Do not wait; the time will never be "just right." Start where you stand, and work with whatever tools you may have at your command, and better tools will be found as you go along. George Herbert

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Re: Living with the enemy (living sober).

Post by John » 27 Aug 2008 16:50

Jan Kitty

what a great idea having a regional meeting would be great

John

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Re: relationships after drink

Post by 2XS » 16 Dec 2008 12:38

Mike wrote: My friends are uncomfortable about my abstinence.
I know you posted this a while back Mike, but have picked up on this point as it is becoming more relevant to me.
It is my second, and so far sucessful, attempt at abstinance and after the intial inward focus it's taken I have begun to explore the effect on my relationships, none more so than my immediate associates who I regularly had a drink with...well in a nutshell they have dissapeared! Which to me implies your above statement. However having given it plenty of consideration, these 'friends' would not do me any favours by way of temptation so however regrettably it is, I am glad of the 'let go' approach in order that I can sustain my chosen path of clarity. I am fortunate to have dear old friends that I feel I have overlooked but now have reconnected with, so in a sense am very lucky to have not burnt my bridges and am not left as 'billy no mates' as these friends are very together and honest. So to 'sum up' I think I've finally 'grown up' and no more need to rely upon the mistaken security of false friendship.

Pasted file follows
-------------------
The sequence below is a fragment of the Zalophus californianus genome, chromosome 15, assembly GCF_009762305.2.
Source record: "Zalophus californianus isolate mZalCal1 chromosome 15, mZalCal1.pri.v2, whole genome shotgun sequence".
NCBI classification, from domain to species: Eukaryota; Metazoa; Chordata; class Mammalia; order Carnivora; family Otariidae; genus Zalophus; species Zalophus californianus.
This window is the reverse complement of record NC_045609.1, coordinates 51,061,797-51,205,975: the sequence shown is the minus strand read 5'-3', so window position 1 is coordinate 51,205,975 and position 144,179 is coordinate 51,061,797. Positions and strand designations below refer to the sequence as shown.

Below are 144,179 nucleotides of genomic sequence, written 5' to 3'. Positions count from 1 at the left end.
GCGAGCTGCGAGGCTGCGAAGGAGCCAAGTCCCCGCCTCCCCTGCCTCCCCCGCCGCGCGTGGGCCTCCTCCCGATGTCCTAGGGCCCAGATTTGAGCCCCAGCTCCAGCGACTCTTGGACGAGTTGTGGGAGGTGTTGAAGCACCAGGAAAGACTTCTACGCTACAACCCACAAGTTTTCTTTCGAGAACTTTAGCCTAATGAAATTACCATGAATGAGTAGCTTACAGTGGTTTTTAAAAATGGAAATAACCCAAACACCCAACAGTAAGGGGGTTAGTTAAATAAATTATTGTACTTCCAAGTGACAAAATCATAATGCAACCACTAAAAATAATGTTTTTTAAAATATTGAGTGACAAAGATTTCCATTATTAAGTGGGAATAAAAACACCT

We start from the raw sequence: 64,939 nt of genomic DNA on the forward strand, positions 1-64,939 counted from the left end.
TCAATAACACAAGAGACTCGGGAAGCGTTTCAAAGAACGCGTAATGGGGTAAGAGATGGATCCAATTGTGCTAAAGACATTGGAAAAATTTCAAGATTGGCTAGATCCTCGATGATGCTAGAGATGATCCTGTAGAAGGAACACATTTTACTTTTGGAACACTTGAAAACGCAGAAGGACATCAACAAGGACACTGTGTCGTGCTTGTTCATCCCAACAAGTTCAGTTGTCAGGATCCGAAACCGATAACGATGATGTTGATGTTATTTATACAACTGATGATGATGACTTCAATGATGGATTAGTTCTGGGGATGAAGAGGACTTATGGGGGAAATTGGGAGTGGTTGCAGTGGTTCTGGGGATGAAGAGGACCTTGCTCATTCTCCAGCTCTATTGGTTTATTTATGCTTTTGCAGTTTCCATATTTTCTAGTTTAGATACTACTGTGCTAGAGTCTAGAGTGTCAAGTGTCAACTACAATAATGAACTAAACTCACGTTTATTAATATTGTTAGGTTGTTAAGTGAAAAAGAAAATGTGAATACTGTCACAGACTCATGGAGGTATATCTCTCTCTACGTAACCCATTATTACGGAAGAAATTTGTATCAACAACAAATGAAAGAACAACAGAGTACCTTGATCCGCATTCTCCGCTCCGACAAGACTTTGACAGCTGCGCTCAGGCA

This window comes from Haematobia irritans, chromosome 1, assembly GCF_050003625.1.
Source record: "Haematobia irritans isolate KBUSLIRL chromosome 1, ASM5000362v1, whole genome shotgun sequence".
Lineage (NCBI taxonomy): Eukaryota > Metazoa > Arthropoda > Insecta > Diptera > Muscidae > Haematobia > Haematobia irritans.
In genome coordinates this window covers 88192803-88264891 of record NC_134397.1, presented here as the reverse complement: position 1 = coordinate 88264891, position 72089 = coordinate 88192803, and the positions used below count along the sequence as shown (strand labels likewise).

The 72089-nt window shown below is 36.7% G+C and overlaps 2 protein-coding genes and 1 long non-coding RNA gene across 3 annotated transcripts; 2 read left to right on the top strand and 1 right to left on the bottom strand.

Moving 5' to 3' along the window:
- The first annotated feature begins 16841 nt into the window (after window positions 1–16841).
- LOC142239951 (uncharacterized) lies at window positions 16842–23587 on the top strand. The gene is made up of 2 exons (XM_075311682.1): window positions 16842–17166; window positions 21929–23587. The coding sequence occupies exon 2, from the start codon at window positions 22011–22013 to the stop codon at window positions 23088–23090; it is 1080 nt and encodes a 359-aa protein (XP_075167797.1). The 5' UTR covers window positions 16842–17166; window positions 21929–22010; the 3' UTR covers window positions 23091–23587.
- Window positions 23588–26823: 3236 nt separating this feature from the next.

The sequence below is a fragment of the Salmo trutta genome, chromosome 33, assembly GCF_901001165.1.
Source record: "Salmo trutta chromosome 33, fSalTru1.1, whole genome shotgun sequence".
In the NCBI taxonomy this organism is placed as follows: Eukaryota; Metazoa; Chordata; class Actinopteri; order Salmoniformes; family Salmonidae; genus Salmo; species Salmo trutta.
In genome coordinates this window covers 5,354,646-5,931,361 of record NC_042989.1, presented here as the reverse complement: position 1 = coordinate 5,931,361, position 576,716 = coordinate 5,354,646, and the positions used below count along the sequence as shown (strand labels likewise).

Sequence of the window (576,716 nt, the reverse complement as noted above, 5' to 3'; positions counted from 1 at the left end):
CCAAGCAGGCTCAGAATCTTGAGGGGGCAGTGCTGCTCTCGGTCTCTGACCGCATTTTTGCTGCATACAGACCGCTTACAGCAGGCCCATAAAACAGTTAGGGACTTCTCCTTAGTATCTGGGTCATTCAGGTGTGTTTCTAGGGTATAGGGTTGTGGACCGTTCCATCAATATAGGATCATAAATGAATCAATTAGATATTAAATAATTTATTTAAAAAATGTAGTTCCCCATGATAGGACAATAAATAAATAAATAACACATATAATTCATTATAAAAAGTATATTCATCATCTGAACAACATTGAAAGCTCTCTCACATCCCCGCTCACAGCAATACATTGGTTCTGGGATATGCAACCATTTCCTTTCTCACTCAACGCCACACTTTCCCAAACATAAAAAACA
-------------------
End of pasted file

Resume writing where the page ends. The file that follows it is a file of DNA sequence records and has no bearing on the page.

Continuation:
Its true what they say, 'when times are bad you find out who you're real friends are'
2XS
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LOL

Re: relationships after drink

Post by LOL » 16 Dec 2008 14:03

Thank you 2xs, thank you, thank you. <:)>

I hadn't seen this thread before and I've had a light bulb moment. I haven't been thinking of WHY I drink. I have learnt that I decide to drink when I'm sober. I have taken Stephen's advice and not spent time analysing myself, just moving forward foccusing on not drinking.

I've just picked up on this thread. I'm like Bupster:

as control is a very big issue for me and I tend to drink in order to not have to be in charge of everything.

This is it. This is why I drink!!! Oh my god.

I can't post anymore. I'm in a little bit of a whirl. Sorry for being so melodramatic but I've been blind.

LOL
PS. I'll be back to this thread. I've got things to share.

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Re: relationships after drink

Post by 2XS » 18 Dec 2008 10:46

[quote="LOL"] I have learnt that I decide to drink when I'm sober.
control is a very big issue for me and I tend to drink in order to not have to be in charge of everything.

quote]

Right back at you LOL !!!.. thankyou for that... <:)>
Just occured to me that if I'm honest I have always said I hate not been in control of myself :shock: and where I have always been soooooo sensible financially, emotionally, practically and work ethic wise little did I realise that unconciously I was desperately drawing myself into another world where I could let go, switch off, avoid worrying, time out, relax ....whatever it's guise..
So lightbulb moment for me too!!!! :idea: :idea: :idea:
cheers sweet
2XS
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Re: relationships after drink

Post by Bela » 18 Dec 2008 10:51